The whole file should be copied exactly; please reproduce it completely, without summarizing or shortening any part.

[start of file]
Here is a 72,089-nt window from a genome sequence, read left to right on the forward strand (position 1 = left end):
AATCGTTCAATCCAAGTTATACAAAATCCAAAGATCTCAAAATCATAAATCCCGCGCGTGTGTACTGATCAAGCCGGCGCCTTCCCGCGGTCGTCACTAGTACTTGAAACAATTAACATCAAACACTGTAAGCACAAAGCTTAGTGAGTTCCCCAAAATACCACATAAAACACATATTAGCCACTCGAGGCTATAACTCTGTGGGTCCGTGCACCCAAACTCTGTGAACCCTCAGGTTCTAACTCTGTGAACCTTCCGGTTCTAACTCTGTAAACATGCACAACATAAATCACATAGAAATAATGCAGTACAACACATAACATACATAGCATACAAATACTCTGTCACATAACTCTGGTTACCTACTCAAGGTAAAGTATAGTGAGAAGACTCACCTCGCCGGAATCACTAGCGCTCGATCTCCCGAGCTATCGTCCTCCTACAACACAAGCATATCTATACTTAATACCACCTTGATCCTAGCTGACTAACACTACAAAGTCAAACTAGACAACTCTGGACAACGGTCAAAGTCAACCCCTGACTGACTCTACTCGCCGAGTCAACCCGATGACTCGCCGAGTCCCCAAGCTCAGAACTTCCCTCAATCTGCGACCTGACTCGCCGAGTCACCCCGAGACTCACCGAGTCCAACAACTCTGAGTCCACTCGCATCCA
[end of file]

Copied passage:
Here is a 72,089-nt window from a genome sequence, read left to right on the forward strand (position 1 = left end):
AATCGTTCAATCCAAGTTATACAAAATCCAAAGATCTCAAAATCATAAATCCCGCGCGTGTGTACTGATCAAGCCGGCGCCTTCCCGCGGTCGTCACTAGTACTTGAAACAATTAACATCAAACACTGTAAGCACAAAGCTTAGTGAGTTCCCCAAAATACCACATAAAACACATATTAGCCACTCGAGGCTATAACTCTGTGGGTCCGTGCACCCAAACTCTGTGAACCCTCAGGTTCTAACTCTGTGAACCTTCCGGTTCTAACTCTGTAAACATGCACAACATAAATCACATAGAAATAATGCAGTACAACACATAACATACATAGCATACAAATACTCTGTCACATAACTCTGGTTACCTACTCAAGGTAAAGTATAGTGAGAAGACTCACCTCGCCGGAATCACTAGCGCTCGATCTCCCGAGCTATCGTCCTCCTACAACACAAGCATATCTATACTTAATACCACCTTGATCCTAGCTGACTAACACTACAAAGTCAAACTAGACAACTCTGGACAACGGTCAAAGTCAACCCCTGACTGACTCTACTCGCCGAGTCAACCCGATGACTCGCCGAGTCCCCAAGCTCAGAACTTCCCTCAATCTGCGACCTGACTCGCCGAGTCACCCCGAGACTCACCGAGTCCAACAACTCTGAGTCCACTCGCATCCA